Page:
22. The Mysore High Court in P. Syed Sakeb & Sons. v. State of Mysore (1972) Mysore Law Journal 450 held that Sections 3 and 4 of the Act are Constitutional and not violative of Articles 14 and 19(1)(g) of the Constitution. Section 3 of the Act prohibits establishment of an industrial premises without obtaining a licence granted under the Act. Section 4 of the Act provides for the procedure for the issue, renewal and cancellation of a licence. The Mysore High Court further held that Sections 26 and 27 of the Act are not unreasonable restrictions and it is possible to find out whether a home worker has qualified himself for annual leave and it is possible to make up for the lost wages. The Mysore High Court also held that Section 31 of the Act is valid and Rule 29 does not impose unreasonable restriction by compelling the employer to accept beedis when they are Sub standard and the sub standard beedis and cigars exceed 5 per cent. If the employer finds that the sub standard beedis and cigars are above 5 per cent then he has to refer the matter to the Inspector.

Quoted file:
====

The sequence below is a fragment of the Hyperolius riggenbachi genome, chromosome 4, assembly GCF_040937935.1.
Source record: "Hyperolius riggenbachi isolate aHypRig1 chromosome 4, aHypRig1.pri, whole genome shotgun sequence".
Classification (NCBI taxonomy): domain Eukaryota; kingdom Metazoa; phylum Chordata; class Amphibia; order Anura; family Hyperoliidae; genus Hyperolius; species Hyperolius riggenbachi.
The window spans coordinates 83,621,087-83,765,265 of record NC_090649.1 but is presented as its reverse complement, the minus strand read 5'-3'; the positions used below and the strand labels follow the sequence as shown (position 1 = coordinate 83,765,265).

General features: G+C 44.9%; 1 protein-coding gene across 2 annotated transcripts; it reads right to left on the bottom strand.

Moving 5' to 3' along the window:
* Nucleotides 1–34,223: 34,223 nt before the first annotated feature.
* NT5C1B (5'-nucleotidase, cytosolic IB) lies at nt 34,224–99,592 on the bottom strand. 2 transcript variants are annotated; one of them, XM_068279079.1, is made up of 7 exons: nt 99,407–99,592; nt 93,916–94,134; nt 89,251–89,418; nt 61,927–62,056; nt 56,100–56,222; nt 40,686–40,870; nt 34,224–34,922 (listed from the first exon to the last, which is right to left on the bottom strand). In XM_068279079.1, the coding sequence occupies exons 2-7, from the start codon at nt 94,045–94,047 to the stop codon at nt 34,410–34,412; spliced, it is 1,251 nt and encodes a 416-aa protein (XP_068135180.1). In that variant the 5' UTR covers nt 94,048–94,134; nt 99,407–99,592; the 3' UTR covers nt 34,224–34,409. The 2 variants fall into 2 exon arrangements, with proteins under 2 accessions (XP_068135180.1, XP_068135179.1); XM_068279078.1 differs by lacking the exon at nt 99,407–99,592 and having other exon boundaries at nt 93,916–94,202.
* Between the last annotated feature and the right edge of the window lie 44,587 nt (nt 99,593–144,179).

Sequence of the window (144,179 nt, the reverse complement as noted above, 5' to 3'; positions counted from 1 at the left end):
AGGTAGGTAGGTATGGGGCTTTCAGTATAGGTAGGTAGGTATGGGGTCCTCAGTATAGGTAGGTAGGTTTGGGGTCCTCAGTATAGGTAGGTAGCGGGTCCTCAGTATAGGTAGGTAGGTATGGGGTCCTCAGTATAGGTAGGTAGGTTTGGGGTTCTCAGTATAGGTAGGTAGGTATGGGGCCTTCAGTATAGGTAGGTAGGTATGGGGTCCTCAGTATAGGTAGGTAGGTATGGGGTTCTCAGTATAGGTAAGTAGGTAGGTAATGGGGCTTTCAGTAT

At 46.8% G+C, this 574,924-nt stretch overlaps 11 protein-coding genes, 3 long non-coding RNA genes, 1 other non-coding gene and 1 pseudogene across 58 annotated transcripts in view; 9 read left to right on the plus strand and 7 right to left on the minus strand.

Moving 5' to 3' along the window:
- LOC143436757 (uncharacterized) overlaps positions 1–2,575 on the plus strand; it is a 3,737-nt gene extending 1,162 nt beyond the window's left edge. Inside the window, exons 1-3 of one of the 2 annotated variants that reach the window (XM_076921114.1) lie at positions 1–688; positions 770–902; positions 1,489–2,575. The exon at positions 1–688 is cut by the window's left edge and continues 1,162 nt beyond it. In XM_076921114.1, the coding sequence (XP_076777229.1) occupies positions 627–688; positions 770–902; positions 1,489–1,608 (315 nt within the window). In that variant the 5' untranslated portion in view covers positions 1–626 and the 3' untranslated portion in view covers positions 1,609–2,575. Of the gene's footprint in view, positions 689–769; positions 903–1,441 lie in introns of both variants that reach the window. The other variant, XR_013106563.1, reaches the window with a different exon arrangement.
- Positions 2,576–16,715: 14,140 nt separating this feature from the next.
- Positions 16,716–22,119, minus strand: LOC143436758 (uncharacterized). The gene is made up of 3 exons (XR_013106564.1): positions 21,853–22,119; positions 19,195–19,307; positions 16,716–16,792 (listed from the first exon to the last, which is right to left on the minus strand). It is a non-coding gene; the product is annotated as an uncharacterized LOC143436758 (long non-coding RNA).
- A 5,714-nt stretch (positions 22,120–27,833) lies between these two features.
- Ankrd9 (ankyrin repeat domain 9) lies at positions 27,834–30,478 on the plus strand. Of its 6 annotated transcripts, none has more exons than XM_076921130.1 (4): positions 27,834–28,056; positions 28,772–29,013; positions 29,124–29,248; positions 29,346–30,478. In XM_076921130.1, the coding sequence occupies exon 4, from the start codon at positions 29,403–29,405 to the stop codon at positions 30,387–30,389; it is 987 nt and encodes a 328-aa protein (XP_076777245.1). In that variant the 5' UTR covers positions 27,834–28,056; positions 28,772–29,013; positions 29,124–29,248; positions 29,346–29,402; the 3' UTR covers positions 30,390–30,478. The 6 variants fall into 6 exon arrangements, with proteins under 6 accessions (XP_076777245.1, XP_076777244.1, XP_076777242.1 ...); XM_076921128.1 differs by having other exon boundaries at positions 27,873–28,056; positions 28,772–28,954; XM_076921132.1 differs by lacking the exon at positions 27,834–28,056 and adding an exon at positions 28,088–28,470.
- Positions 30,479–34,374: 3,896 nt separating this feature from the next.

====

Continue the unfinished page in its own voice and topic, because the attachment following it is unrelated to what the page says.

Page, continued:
23. The Kerala High Court in Chirukandeth Chandrasekharan v. Union of India (1972) 1 L.L.J. 340 held that the provisions of Sections 2(g)(a), 2(m), 3, 4, 21, 26 and 27 of the Act impose unreasonable restrictions on business or trade and are violative of Article 19(1)(g) of the Constitution. The Kerala High Court held that the words 'in relation to other labour' occurring in Section 2(g)(b) have also to he deleted. The Kerala High Court held Sections 3 and 4 to be valid. The Kerala High Court held that Sections 26 and 27 will not apply to home workers. The Kerala High Court struck down Rule 29 of the Kerala Rules on the ground that imposition of 5 per cent on the maximum amount of rejection is an arbitrary percentage. Kerala Rule 29 stated that no employer shall ordinarily reject more than 2-5 per cent. The provision states that there can be rejection up to 5 per cent for reasons recorded in writing. This imposition of 5 per cent limit in the proviso was construed by the Kerala High Court to be unreasonable in as much as the quality 'of beedis would go down if the workers are assured that more than 5 per cent will not be rejected.